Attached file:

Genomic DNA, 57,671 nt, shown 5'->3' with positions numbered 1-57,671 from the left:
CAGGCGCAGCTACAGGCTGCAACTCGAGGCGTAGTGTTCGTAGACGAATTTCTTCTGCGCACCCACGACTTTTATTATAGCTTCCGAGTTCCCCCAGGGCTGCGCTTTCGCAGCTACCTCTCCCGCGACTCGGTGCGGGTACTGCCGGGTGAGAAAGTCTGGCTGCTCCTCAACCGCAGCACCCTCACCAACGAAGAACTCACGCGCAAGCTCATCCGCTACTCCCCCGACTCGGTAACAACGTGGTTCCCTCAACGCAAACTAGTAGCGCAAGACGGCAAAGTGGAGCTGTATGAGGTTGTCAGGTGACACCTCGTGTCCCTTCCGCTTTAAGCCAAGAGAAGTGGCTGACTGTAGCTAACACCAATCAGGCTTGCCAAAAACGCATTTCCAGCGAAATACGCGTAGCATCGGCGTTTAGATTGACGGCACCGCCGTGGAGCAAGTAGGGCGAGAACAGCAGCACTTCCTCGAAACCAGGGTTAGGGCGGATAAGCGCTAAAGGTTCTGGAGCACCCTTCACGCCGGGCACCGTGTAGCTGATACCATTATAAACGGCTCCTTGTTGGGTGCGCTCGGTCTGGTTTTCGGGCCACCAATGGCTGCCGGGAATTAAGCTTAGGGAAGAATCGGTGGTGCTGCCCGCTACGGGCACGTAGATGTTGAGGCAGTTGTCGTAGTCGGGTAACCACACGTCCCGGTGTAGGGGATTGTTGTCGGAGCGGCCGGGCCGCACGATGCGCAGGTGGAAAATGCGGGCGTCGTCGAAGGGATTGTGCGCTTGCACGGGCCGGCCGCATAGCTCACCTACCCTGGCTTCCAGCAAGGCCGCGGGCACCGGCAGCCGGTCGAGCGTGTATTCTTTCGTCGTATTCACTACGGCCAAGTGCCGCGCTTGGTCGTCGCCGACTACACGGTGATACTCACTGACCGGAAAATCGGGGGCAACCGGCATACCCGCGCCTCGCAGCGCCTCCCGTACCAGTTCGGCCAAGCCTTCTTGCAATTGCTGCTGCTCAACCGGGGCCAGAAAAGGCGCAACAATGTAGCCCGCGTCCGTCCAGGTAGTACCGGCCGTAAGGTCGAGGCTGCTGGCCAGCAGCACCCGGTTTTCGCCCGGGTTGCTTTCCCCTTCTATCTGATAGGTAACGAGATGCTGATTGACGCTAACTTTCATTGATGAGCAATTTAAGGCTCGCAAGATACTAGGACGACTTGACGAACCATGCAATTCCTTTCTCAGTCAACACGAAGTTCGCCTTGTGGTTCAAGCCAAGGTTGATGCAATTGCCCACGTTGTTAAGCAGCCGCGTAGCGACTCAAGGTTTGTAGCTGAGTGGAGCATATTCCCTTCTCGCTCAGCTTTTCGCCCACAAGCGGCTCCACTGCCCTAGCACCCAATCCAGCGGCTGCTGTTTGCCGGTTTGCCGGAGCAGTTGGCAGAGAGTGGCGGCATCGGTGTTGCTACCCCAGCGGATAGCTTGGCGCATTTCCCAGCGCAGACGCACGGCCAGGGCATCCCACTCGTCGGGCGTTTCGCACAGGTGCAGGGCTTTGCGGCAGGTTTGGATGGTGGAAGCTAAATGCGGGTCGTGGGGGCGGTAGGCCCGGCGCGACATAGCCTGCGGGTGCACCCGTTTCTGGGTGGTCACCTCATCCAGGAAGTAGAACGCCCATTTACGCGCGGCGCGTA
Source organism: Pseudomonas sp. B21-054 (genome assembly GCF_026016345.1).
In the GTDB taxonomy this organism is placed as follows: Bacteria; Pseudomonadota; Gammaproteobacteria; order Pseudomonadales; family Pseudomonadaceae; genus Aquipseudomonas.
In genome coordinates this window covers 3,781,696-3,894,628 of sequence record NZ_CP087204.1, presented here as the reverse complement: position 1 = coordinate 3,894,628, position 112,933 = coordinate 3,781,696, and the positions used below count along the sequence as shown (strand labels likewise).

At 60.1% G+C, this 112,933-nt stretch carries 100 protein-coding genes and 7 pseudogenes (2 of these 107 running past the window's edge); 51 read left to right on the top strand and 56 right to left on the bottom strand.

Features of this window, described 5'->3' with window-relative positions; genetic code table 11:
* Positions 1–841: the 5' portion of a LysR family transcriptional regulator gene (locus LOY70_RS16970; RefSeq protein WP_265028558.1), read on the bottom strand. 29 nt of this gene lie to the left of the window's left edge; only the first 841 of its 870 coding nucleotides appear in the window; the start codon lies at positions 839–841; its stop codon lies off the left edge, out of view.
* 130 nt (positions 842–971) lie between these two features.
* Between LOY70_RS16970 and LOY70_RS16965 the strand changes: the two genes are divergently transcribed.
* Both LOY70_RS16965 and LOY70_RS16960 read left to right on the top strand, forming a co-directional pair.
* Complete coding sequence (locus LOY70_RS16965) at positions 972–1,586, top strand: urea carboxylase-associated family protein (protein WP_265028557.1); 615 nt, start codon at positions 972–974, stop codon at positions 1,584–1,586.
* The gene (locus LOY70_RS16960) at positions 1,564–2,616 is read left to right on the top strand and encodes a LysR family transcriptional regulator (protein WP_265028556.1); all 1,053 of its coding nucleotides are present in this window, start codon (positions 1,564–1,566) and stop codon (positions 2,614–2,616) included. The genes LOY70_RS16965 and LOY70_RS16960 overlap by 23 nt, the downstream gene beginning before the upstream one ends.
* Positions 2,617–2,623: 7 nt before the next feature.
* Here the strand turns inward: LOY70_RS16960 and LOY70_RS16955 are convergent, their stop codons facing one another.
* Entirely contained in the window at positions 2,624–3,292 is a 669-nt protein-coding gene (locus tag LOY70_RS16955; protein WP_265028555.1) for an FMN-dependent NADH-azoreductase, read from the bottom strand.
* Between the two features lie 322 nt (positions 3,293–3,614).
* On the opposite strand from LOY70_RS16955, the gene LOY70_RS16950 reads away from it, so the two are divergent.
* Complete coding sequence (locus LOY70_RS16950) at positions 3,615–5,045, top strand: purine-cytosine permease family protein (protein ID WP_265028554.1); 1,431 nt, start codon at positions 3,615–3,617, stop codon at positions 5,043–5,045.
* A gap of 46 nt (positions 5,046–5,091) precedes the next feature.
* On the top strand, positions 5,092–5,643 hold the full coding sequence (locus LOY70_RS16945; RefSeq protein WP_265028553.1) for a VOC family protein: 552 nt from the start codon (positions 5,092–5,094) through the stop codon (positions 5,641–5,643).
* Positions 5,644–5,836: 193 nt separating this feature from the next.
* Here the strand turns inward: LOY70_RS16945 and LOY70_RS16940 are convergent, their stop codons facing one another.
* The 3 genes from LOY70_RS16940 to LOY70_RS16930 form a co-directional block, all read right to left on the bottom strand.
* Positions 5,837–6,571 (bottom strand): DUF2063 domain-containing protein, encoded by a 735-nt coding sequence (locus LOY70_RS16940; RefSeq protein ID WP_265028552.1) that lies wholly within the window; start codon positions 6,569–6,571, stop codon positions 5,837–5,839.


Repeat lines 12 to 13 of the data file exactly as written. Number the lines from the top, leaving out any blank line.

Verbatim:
* Complete coding sequence (locus LOY70_RS16965) at positions 972–1,586, top strand: urea carboxylase-associated family protein (protein WP_265028557.1); 615 nt, start codon at positions 972–974, stop codon at positions 1,584–1,586.
* The gene (locus LOY70_RS16960) at positions 1,564–2,616 is read left to right on the top strand and encodes a LysR family transcriptional regulator (protein WP_265028556.1); all 1,053 of its coding nucleotides are present in this window, start codon (positions 1,564–1,566) and stop codon (positions 2,614–2,616) included. The genes LOY70_RS16965 and LOY70_RS16960 overlap by 23 nt, the downstream gene beginning before the upstream one ends.